There are many nice hiking trails in the park as well as a one way park road which leads you through the main encampment area.  Close by to Jockey Hollow also lies the New Jersey Brigade Encampment Site where another 900 soldiers arrived during that winter.  At the New Jersey Brigade site one can find The Cross Estate Gardens.  At one time the house on this property was known as the Hardscrabble House – not really sure why, but the owners wife, Julia Newbold Cross was a member of the Royal Horticultural Society.  The gardens here include a formal perennial garden, native plant garden, pergola covered by wisteria (as seen below at sunset) and a pathway of mountain laurel.


The original owners of this estate Mr. and Mrs. John Bensel, who was a civil engineer, and built the water tower below.  This supplied them with water and suitable pressure for the plumbing system in the house.


Remember to look in your own backyard from time to time to see the treasures you can find.

Stepping Back in History – Saratoga Battlefield

Dave and I are enjoying our National Parks during the 100th Anniversary Celebration of the National Park Service.  We spend numerous times throughout every year at these spectacular places that have been set aside for all of our enjoyment.  All of these parks, including National Recreation Areas, National Historic Parks, etc are steeped in our history.

We recently spent a lovely fall weekend in New York State visiting two of these National Parks.  The first one was Saratoga National Historic Park.  About 3 hours away from our home in NorthWestern New Jersey, the Saratoga Battlefield is north of the Hudson River Valley National Heritage Area.  The Battlefield lies just north of Albany not very far from the SouthWest corner of Vermont.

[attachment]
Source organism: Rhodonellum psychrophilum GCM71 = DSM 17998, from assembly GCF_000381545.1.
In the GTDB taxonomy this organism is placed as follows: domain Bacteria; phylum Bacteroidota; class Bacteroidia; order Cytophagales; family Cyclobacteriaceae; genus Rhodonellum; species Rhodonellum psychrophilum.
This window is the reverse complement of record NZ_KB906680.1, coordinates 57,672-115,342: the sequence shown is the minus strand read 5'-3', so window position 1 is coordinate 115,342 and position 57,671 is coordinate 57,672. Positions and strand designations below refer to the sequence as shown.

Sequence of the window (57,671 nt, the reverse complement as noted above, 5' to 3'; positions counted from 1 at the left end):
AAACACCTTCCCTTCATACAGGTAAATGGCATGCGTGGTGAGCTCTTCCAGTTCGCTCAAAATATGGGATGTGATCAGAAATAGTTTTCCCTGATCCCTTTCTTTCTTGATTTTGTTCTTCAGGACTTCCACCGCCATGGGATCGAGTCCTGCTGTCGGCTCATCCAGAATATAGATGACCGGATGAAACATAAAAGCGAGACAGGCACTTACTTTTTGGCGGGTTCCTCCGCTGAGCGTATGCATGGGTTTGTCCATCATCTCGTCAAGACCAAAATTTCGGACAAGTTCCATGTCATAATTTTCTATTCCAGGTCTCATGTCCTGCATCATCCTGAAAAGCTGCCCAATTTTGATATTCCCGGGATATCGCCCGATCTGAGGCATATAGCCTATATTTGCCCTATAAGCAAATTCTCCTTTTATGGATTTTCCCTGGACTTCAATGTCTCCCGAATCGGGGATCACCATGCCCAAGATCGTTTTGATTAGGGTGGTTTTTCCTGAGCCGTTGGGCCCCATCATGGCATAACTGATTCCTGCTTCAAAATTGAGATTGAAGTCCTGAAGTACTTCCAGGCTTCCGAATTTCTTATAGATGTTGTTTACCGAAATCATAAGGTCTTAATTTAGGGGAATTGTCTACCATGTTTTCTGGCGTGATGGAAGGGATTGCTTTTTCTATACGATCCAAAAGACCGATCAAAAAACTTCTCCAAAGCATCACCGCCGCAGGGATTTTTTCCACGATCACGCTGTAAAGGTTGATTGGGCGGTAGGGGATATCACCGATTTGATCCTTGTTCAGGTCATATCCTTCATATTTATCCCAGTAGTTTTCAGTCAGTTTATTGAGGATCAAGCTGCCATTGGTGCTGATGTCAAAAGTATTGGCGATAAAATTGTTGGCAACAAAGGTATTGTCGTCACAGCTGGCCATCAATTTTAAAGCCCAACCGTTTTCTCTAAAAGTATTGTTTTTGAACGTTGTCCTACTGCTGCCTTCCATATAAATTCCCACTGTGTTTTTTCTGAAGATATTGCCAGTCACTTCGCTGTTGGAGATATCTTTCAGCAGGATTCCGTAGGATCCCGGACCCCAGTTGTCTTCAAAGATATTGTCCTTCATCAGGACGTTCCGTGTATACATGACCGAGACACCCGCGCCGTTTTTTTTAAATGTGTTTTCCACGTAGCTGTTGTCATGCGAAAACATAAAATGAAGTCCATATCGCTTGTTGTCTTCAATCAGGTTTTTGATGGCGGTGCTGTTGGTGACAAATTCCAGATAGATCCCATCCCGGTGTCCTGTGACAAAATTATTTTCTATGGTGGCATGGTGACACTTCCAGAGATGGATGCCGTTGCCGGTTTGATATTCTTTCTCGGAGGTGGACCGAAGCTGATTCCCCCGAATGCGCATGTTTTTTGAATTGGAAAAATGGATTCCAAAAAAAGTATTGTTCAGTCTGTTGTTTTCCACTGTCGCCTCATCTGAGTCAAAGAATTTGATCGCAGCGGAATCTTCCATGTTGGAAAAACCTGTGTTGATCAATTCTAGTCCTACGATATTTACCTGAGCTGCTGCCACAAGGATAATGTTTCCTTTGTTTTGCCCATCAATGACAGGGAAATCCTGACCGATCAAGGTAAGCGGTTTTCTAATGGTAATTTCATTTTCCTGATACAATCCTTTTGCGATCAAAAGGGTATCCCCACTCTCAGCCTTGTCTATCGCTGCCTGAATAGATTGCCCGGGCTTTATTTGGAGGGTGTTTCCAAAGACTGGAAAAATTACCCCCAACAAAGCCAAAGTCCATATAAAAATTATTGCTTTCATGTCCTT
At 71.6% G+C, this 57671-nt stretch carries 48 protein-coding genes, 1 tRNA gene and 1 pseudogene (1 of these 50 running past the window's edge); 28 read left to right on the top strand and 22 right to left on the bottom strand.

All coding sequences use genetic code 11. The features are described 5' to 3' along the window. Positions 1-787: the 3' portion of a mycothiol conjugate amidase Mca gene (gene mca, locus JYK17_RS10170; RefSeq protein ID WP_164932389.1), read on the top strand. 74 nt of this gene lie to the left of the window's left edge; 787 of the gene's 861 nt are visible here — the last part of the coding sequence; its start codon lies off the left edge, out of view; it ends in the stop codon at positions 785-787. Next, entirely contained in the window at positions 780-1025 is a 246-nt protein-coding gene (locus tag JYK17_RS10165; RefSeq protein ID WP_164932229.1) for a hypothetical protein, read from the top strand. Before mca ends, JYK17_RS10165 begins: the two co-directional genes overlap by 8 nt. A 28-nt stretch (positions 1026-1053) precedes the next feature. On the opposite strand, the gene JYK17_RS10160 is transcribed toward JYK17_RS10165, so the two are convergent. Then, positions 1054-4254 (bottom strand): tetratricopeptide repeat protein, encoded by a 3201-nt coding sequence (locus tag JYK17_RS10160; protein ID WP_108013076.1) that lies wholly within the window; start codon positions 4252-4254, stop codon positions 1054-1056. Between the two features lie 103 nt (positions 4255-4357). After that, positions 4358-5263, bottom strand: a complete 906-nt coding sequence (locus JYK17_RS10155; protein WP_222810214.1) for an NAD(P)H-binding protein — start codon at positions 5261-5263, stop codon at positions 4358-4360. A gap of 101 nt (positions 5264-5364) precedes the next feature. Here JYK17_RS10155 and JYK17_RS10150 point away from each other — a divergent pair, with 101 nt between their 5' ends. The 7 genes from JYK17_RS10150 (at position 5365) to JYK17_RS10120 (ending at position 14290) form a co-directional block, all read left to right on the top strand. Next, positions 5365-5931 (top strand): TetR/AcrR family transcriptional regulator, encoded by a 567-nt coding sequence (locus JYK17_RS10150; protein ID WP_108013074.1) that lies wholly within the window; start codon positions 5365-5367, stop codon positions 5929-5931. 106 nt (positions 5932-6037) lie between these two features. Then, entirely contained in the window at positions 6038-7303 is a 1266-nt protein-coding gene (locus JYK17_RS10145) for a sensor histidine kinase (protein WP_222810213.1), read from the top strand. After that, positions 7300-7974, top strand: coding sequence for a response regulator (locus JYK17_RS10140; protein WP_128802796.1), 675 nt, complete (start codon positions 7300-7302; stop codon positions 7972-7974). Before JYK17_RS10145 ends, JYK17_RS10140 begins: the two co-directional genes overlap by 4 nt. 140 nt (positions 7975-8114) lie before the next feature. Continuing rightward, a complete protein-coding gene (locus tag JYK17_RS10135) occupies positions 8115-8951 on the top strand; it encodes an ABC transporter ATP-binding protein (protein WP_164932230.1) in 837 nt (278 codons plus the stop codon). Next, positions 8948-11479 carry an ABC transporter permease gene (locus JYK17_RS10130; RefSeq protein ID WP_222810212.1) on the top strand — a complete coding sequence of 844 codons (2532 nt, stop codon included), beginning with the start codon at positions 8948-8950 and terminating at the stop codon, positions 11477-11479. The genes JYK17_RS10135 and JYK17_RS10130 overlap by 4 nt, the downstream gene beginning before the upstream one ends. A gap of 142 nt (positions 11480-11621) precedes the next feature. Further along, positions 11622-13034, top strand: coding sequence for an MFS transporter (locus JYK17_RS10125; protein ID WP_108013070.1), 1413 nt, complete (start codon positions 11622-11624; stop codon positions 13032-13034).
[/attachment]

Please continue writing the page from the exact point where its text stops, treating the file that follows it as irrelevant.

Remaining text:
Two battles took place here in the Fall of 1777 – one on September 19th and the second October 7, 1777.  These battles were seen as a decisive victory for the American rebels against the English Troops.  The victory here and surrender by the British troops that were in Saratoga provided a much-needed moral boost to the fledgling American army.  The final definitive battle taking place in Yorktown four years later in October of 1781.

It was at the Battle of Saratoga that Benedict Arnold operating against General Gates’ orders helped to turn the tide for the American Troops.  This was also the site where he was shot severely in his left leg, eventually leaving this leg 2″ shorter than the right. During his stay in Saratoga, General Arnold and General Enoch Poor were housed in the Neilson House shown below.


There is one way loop road through the park.  Along the way there are stops with interpretive signs, however the best way to take the road tour is to use either your cell phone or via a tour app.  Both of these options provide for a narrative of the sites throughout the park.

There are also 3 other locations that are attached to this National Historic Park and they include Victory Woods, the Schuyler House (and yes this was at one time a house enjoyed by Alexander Hamilton and his wife, Elizabeth Schuyler) and the Saratoga Monument.